The authors note that because Millennials are accustomed to fast information and answers, empiric evidence suggests they tend to have shorter attention spans.  The flipped classroom teaching style and spending class time interacting with a case discussion instead of listening to a lecture helps tackle that. This teaching style also provides the learner with a sense of self-sufficiency since they can complete the preparatory work for the class at their own pace and convenience.

Millennials tend to be tech savvy and simulation with interactive, hands on methods appeal to them. "Gamification"-defined as using fame design elements in a non-game context-allows immediate gratification associated with gaming and has been successfully implemented with medical students and residents (4).

Peer to peer teaching, in which intragenerational teaching is part of the educational experience, is valued by Millennials.  A student who teaches other students must understand the material in depth enough to present it as well as answer questions, and may be better able to grasp other student's barriers to understanding than a seasoned faculty member.  This teaching style promotes educational leadership and stewardships. It also inspires creative teaching and learning. Empirical evidence suggests greater learning retention is achieved when fourth year medical students in obstetrics and gynecology were taught by peer versus a resident teacher.

The last teaching style explored is the use of social media. Since social media is a regular part of Millennials' everyday life. It makes sense that these platforms could be used to educate this generation. The two social media platforms considered in this article were Twitter and Facebook.  Twitter may have many benefits in the context of education when used to promote information. According to the review Twitter could also be used as a platform for communication between teacher and learner. Facebook lends itself to be a platform to connect learners with similar interest, and can promote discussion on educational material.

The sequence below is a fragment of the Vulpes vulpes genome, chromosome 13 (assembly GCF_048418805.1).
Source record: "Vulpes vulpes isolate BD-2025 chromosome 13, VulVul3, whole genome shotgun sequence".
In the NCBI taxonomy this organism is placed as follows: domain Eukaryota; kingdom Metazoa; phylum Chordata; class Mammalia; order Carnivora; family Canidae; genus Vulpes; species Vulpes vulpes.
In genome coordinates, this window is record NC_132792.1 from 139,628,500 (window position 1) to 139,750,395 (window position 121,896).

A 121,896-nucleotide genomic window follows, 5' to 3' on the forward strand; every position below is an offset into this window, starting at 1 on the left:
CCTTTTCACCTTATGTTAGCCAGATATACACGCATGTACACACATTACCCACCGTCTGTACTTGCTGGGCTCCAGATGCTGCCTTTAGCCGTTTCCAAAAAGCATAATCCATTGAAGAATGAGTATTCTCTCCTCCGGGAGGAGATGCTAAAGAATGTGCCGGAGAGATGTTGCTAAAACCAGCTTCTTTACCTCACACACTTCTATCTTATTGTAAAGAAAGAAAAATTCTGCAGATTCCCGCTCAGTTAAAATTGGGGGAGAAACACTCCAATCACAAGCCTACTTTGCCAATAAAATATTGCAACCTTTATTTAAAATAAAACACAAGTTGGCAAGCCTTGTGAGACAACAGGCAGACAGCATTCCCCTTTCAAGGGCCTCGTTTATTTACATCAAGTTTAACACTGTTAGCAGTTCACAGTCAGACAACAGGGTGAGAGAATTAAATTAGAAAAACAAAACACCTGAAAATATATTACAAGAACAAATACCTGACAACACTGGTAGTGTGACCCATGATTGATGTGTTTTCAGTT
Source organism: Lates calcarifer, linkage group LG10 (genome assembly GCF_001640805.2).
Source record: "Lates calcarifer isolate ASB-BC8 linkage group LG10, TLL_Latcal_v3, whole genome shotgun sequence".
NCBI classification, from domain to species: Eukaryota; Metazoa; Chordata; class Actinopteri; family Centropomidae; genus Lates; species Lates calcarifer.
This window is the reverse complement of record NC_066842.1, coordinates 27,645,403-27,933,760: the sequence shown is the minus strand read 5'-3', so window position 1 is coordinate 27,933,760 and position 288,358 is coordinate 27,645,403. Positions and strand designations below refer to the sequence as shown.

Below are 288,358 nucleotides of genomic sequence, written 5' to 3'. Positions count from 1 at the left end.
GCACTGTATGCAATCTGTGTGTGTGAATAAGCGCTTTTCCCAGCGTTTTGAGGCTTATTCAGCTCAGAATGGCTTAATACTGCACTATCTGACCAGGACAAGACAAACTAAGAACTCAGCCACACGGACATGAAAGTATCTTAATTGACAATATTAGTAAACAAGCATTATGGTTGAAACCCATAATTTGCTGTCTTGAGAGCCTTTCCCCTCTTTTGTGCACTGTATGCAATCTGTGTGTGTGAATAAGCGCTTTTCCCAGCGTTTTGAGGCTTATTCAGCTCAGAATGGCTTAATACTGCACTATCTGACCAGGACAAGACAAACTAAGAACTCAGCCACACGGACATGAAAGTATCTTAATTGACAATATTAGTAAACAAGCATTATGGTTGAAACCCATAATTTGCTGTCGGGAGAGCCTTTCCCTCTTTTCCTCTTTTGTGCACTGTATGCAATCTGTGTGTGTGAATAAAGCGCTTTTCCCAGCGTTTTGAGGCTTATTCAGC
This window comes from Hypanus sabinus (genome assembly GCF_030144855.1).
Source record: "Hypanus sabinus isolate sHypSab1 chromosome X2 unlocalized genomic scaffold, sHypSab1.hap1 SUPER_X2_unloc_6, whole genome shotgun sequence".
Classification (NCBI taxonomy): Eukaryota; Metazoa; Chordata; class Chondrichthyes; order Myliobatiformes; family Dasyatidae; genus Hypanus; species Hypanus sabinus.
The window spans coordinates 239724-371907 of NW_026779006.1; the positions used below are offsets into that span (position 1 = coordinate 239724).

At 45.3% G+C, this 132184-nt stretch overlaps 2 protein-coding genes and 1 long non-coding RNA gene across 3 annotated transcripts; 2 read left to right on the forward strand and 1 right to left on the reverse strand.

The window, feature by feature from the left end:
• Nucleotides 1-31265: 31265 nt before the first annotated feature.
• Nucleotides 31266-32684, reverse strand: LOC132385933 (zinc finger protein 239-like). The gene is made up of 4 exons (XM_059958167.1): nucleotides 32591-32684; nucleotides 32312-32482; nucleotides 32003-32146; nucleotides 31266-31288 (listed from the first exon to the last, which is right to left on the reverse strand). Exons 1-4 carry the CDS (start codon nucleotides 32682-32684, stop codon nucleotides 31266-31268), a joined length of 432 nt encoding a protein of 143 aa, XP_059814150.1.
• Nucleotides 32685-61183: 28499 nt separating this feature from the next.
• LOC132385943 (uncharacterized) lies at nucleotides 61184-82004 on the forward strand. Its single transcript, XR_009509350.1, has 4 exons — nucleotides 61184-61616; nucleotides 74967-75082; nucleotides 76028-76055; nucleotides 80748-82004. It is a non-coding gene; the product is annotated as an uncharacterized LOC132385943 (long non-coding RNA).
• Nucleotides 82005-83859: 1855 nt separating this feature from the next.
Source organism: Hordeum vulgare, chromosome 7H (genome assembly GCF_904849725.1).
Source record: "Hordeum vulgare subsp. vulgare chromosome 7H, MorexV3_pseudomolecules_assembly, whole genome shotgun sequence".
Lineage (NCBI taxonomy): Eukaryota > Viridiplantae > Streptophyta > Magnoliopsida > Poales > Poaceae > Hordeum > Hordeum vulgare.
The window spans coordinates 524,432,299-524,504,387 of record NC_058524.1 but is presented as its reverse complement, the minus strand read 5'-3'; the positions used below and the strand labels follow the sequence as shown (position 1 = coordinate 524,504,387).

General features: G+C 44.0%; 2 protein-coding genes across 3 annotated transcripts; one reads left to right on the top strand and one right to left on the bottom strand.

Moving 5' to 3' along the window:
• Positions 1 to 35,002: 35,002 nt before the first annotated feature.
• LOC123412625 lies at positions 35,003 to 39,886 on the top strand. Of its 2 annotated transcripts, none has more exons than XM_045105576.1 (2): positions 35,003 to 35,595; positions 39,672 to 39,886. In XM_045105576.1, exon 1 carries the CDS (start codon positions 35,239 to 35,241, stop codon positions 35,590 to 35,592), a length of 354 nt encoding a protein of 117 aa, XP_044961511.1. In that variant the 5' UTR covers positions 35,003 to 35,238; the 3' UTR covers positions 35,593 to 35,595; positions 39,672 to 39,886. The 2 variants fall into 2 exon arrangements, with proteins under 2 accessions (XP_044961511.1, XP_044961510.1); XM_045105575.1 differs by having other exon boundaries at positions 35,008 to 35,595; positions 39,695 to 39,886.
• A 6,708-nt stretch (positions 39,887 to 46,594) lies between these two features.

Millennials are our current generation of students and trainees.  The authors encourage us to embrace and adapt our pedagogy to meet their style, needs, and views!    

 

References

1. Hopkins L, Hampton BS, Abbott JF, et al. To the point: medical education, technology, and the millennial learner. American Journal of Obstetrics and Gynecology. 2017. doi:10.1016/j.ajog.2017.06.001. 

2. Hampton S, Sung V. Improving medical student knowledge of female pelvic floor dysfunction and anatomy: a randomized controlled trial. Am J Obstet Gynecol 2010;16:222-8.

3. Corton M, McIntire D, Wai L, Ling F, Wendel G. A comparison of an interactive computer-based method with a conventional reading approach for learning pelvic anatomy. Am J Obstet Gynecol 2006;195:1438-43.

4. Nevin CR, Westfall AO, Rodriguez JM, et al. Gamification as a tool for enhancing graduate medical education. Postgrad Med J 2014;90:685-93.

 

To read more from the August Insights click here